“Visibility tools are becoming more user-friendly and accessible, helping to connect shippers with carriers and any stakeholder that touches a shipment,” says Clark. “Now, a food or beverage shipper can track their orders in real time by connecting their TMS with their fleet or carriers’ on-board GPS or ELD systems. Logistics professionals can even monitor on-board temperatures in real time via their TMS with this type of advanced technology. And, if a carrier doesn’t have an onboard tracking device that can ping the TMS with tracking data at pre-determined milestones, drivers can access mobile apps from their phones to make delivery status updates and even send pictures or claims back to the shipping clerk in real time.”

Earlier this year, Schneider collaborated with Blue Yonder to deliver a new carrier marketplace within the Blue Yonder TMS that pairs the power of dynamic pricing and visibility with the reliable, comprehensive solutions of Schneider’s portfolio. The frictionless digital experience also improves overall performance and speeds up the management of operations (e.g., booking and tracking loads).

“Leaders in food logistics are looking for the ability to redesign networks on the fly,” says Kukiela. “The flexibility to shift a supply chain at a moment’s notice to meet any disruption allows for a more dynamic distribution model – delivering better results and exceeding customer expectations. TMS-enabled visibility not only tracks and traces freight, but also monitors the temperature and minimizes the risks of each load in transit.”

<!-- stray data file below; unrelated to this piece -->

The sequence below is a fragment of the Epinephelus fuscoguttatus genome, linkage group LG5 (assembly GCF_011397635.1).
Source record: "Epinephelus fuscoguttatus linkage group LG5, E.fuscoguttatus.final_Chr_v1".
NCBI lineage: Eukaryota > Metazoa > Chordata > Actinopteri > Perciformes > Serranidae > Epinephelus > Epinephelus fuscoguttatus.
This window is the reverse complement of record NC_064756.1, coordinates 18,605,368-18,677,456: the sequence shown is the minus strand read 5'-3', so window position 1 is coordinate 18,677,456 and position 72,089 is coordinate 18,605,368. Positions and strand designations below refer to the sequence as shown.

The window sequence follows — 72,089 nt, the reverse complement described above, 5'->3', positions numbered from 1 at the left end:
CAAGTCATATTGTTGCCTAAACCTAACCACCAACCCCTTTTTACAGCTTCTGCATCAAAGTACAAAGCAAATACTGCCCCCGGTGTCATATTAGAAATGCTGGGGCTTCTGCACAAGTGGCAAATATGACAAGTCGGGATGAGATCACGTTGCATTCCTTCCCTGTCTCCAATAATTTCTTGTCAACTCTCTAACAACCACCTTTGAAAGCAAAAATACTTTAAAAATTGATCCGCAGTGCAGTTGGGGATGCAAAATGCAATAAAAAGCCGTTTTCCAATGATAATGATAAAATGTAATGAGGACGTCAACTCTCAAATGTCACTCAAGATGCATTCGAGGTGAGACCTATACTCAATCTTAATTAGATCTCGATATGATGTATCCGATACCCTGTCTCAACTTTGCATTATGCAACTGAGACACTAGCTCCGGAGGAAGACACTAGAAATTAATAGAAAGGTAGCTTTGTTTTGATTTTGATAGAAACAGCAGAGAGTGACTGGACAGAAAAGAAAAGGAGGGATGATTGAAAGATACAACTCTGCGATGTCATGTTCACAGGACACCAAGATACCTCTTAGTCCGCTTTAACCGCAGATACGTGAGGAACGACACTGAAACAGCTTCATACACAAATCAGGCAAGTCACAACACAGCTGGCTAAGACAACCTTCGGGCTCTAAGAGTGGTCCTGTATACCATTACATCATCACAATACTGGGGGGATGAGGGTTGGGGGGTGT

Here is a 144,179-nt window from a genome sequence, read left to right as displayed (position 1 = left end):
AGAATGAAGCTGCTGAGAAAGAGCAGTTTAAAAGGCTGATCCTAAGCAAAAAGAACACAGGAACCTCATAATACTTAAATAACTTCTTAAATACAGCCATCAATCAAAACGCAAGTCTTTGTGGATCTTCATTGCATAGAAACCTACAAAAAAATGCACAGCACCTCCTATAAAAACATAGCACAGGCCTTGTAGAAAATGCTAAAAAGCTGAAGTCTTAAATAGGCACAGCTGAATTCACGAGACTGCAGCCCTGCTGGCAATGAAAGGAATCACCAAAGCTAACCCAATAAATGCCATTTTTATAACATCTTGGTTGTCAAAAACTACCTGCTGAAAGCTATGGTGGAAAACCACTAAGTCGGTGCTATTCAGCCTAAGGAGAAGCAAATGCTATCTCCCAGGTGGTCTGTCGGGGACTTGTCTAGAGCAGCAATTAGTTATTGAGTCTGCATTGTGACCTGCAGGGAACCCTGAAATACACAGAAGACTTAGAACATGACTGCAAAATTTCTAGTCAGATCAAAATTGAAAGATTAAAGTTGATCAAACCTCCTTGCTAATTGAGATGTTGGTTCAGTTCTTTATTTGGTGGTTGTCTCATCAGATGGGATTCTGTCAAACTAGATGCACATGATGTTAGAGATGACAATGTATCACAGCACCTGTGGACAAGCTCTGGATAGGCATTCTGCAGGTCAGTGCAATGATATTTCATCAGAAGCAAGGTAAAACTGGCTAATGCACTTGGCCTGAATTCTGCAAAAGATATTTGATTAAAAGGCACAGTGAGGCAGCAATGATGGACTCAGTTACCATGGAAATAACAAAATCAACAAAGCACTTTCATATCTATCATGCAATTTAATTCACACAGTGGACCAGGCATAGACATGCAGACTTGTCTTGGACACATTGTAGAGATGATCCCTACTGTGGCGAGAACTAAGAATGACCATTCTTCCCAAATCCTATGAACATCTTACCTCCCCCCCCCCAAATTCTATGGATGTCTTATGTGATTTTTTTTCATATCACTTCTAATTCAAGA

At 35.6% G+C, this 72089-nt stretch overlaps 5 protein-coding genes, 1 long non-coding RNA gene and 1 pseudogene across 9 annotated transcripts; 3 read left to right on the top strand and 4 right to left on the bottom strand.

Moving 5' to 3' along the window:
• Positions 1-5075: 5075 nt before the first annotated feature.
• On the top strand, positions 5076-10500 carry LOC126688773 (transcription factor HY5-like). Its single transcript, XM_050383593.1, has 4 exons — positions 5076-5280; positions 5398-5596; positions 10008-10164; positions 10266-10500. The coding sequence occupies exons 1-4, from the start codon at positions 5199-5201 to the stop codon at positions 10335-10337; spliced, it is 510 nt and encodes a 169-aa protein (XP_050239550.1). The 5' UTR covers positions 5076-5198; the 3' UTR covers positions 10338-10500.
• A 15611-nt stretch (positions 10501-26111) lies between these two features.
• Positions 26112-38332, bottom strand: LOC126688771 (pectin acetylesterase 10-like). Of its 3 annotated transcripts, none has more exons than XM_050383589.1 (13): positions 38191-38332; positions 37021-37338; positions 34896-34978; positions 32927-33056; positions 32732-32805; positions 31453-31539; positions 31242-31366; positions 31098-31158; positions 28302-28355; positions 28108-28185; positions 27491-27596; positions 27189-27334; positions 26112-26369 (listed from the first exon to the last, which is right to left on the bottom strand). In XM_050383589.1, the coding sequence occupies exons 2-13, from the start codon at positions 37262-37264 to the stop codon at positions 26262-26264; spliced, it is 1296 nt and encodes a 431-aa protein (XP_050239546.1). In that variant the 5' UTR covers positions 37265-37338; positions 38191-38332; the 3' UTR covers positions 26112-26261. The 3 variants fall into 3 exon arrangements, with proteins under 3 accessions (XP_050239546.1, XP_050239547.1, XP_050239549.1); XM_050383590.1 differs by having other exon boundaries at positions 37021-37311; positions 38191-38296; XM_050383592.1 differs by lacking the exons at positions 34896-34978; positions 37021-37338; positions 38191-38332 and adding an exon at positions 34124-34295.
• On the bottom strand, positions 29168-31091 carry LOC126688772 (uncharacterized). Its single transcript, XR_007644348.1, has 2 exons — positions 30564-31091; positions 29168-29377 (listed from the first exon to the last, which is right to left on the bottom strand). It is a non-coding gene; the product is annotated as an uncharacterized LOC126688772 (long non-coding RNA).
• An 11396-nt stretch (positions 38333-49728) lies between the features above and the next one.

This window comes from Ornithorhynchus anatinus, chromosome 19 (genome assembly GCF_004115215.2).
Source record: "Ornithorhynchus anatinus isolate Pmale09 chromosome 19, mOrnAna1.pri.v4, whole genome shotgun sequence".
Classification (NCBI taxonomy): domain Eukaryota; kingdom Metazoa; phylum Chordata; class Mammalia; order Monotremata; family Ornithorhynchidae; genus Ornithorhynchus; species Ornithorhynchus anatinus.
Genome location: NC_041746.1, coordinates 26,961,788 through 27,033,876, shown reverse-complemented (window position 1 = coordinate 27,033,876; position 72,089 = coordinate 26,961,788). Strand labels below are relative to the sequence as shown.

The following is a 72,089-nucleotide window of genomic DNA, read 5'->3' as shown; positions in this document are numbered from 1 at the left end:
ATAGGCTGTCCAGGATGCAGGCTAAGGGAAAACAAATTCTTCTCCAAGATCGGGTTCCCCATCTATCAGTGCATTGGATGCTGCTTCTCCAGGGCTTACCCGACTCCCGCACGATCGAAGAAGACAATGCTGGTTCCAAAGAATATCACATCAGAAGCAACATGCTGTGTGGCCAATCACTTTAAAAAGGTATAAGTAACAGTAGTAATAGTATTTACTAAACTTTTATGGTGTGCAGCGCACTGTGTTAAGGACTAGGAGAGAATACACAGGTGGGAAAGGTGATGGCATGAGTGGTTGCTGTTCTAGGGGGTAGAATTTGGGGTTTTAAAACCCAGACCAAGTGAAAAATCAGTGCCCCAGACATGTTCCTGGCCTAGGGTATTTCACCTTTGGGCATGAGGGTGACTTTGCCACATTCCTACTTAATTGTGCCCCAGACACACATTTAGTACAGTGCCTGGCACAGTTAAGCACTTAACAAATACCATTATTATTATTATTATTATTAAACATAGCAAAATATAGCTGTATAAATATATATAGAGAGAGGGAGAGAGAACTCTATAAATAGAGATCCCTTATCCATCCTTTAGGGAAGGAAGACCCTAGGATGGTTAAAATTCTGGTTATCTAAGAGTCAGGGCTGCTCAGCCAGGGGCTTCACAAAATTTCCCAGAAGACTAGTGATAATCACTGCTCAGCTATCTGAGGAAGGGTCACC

A global survey by Smeal College of Business at Pennsylvania State University reveals that 38% of shippers and 67% of third-party logistics providers were investing in a transportation management system in 2018. That was two years ago.

Fast forward to present day and imagine automatic data-sharing between enterprise resource planning systems, warehouse management systems, electronic logging devices and mobile devices.

“Future TMS technology will fully integrate predictive analytics and big data to deliver superior optimization and inventory management,” says Kukiela. “The ability to connect multiple networks via blockchain-enabled technology gives food shippers an advantage in delivering their products in a diverse and shifting marketplace. TMS technology will continue to improve the customer experience through voice-enabled functionality, giving shippers and customers the ability to manage on the move. TMS applications will include modular components that are unique to each supply chain, giving end users the ability to design from the ground up and expand their connectivity and use cases.”  

The future of TMS involves TMS connecting everything with everything, says Clark.

“Think of the IoT, but just for the supply chain. Imagine direct connections being forged between shippers, carriers, brokers, 3PLs and digital freight marketplaces all while still maintaining those crucial personal connections. This kind of connectivity will lead to optimal asset utilization and transportation efficiency,” he adds. “In this highly connected future, food and beverage companies will be able to communicate with key stakeholders at a moment’s notice or even ahead of time with predictive analytics. When all stakeholders in the food and beverage supply chain are connected and work together, everyone will win.”